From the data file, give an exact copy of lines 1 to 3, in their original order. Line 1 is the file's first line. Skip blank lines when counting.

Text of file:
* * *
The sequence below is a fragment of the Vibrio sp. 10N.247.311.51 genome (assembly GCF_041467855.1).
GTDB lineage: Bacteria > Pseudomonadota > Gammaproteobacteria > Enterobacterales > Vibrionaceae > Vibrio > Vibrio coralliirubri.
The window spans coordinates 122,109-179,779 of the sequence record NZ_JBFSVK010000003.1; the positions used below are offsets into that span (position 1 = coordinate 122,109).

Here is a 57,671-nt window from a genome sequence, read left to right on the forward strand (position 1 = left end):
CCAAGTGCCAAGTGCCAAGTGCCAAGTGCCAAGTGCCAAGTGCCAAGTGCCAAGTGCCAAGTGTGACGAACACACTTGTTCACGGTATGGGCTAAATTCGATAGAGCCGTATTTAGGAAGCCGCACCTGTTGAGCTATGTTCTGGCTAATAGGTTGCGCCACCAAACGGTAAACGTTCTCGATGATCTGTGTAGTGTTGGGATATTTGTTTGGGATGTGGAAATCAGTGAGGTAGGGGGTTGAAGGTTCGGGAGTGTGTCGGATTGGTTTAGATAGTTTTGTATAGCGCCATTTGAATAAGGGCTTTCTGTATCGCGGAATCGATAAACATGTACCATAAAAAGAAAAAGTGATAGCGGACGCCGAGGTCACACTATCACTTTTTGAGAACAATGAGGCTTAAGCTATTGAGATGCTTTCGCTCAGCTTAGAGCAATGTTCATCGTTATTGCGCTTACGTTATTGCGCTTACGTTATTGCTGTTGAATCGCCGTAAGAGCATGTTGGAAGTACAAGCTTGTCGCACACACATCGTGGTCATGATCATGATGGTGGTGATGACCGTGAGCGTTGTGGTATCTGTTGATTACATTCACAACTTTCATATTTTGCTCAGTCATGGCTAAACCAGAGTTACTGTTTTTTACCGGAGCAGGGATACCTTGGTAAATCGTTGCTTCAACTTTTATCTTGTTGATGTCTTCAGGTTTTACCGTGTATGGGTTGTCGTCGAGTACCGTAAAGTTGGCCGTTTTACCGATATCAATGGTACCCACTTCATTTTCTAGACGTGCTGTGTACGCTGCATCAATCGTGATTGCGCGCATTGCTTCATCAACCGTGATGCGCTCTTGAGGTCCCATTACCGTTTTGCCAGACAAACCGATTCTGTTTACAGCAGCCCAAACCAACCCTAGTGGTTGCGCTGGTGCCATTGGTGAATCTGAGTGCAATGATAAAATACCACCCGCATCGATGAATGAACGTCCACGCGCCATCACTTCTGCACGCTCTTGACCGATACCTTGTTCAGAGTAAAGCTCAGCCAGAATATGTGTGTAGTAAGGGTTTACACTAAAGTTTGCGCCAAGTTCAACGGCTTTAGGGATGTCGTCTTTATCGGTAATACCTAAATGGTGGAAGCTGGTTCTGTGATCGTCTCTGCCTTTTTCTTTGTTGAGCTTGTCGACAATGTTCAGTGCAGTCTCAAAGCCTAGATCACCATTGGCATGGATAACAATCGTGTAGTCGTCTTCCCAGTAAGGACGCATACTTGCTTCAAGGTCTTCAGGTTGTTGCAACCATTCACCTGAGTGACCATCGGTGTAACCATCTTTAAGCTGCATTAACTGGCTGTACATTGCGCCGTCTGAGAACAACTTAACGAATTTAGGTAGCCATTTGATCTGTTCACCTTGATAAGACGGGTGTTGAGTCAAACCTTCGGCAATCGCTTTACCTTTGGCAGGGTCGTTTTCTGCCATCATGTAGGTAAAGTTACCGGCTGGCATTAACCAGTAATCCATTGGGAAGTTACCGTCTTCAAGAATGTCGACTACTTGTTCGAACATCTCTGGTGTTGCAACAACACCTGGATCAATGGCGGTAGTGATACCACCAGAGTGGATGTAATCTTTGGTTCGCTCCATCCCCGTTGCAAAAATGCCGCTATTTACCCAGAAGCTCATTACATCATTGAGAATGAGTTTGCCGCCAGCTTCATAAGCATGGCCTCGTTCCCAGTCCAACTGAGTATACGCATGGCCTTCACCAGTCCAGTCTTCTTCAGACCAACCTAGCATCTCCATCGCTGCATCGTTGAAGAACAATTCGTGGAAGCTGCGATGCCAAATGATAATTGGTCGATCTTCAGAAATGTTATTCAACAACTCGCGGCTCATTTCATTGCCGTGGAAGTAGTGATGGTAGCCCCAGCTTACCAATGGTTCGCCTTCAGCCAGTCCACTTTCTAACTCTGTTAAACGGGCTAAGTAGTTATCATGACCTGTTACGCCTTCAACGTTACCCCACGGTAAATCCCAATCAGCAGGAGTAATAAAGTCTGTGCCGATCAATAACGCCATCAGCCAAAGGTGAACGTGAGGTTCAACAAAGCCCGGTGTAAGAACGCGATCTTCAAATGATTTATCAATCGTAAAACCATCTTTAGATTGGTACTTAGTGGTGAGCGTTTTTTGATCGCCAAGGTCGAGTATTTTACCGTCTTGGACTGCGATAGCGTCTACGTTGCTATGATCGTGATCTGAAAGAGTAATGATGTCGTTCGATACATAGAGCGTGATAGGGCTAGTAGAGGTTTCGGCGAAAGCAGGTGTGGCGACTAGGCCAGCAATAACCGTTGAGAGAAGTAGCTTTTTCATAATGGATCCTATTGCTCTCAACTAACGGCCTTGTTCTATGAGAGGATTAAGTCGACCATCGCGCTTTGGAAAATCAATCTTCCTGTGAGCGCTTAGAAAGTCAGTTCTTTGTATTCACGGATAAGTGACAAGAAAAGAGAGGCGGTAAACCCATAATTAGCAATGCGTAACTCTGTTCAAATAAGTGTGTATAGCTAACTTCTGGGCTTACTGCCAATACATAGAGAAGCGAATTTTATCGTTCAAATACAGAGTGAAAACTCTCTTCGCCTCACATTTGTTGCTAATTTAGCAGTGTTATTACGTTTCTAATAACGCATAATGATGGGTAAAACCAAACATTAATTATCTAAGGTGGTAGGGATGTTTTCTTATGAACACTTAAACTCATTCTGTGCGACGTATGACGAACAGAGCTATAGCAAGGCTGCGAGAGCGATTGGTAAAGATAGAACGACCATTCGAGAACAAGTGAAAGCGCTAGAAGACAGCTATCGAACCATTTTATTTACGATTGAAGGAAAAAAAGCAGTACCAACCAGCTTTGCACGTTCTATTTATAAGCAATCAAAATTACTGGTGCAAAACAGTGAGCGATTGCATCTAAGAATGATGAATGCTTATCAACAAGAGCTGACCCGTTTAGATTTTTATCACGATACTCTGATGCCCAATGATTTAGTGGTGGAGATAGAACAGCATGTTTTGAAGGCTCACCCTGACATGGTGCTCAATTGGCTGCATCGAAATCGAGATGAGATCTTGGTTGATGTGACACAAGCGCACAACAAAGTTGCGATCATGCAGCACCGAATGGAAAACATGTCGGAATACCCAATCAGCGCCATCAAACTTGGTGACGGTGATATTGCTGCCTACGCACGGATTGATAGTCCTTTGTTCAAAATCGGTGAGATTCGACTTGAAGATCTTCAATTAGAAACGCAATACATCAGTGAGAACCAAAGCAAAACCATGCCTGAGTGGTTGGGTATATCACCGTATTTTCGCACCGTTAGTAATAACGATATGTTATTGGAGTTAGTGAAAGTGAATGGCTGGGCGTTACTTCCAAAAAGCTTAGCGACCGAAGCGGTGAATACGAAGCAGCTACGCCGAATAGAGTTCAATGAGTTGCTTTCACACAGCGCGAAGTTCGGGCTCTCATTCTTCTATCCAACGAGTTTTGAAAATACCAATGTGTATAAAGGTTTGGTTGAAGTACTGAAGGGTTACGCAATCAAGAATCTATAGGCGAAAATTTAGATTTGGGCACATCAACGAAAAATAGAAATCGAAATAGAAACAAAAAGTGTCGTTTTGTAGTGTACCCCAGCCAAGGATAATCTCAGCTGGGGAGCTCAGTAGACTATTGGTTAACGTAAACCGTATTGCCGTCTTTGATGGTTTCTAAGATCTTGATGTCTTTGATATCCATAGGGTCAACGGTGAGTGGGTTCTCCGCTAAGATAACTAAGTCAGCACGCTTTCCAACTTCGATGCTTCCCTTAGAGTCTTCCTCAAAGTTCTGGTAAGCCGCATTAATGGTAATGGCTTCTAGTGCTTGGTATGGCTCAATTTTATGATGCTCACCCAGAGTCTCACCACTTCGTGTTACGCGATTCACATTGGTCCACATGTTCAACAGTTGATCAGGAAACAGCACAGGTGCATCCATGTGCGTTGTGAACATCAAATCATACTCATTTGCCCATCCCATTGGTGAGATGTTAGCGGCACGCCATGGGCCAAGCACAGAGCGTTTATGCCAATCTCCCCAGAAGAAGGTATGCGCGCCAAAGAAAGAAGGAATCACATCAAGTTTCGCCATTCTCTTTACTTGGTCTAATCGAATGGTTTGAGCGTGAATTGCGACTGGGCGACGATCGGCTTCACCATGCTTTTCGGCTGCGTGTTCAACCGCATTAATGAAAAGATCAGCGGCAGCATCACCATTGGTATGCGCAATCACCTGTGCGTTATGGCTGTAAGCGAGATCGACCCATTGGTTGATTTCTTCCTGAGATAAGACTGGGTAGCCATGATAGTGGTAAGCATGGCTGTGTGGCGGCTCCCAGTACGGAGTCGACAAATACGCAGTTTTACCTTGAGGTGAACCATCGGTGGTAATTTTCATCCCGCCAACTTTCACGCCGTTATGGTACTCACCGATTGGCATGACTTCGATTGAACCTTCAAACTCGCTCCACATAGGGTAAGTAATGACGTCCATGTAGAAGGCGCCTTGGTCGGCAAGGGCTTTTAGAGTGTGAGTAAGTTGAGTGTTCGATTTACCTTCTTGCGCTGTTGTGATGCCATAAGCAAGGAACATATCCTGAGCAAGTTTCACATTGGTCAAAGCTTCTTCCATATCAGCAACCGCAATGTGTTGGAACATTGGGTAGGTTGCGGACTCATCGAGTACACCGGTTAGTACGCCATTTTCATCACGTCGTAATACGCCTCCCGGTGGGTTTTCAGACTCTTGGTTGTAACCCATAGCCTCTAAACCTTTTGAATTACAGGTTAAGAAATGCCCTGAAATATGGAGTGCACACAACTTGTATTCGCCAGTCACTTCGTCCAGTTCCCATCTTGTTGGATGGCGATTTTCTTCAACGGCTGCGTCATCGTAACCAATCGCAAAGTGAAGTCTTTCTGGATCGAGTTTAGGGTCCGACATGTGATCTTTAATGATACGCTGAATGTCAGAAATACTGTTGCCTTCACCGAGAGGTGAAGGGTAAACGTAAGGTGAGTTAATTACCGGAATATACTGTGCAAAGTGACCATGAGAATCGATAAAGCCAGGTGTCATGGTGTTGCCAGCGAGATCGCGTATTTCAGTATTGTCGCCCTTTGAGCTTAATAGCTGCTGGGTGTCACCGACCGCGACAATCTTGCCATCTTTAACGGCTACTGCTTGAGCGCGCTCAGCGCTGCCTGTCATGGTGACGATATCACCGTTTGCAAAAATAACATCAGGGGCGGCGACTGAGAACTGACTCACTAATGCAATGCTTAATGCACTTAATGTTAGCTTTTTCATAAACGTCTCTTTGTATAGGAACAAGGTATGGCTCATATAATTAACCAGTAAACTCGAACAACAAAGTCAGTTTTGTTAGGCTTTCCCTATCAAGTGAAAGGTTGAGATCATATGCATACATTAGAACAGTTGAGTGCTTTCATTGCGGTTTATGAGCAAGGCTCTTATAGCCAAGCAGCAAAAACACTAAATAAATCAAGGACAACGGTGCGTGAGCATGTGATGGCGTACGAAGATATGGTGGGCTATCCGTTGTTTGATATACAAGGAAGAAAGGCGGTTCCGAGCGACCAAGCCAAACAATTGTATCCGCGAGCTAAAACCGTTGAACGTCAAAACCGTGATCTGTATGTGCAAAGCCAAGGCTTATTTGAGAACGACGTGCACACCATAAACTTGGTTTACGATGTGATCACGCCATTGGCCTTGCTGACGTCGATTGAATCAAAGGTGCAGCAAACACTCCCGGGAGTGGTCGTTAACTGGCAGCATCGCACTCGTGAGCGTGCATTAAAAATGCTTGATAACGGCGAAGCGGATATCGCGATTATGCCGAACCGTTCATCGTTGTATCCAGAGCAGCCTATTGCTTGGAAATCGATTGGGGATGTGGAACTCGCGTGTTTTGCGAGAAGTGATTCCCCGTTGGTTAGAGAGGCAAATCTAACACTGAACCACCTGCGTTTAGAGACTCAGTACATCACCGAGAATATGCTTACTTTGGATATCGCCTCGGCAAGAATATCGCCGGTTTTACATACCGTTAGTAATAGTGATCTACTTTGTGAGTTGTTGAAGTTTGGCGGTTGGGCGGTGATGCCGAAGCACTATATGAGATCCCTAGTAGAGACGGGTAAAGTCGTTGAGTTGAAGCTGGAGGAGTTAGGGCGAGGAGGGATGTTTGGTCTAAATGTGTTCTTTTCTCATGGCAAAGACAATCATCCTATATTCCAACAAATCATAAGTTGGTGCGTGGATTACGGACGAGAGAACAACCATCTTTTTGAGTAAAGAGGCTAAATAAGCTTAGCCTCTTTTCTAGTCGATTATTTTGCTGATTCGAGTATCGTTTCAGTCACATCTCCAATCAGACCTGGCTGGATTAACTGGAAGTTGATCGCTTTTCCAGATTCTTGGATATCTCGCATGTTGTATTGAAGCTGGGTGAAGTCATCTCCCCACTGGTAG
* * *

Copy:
The sequence below is a fragment of the Vibrio sp. 10N.247.311.51 genome (assembly GCF_041467855.1).
GTDB lineage: Bacteria > Pseudomonadota > Gammaproteobacteria > Enterobacterales > Vibrionaceae > Vibrio > Vibrio coralliirubri.
The window spans coordinates 122,109-179,779 of the sequence record NZ_JBFSVK010000003.1; the positions used below are offsets into that span (position 1 = coordinate 122,109).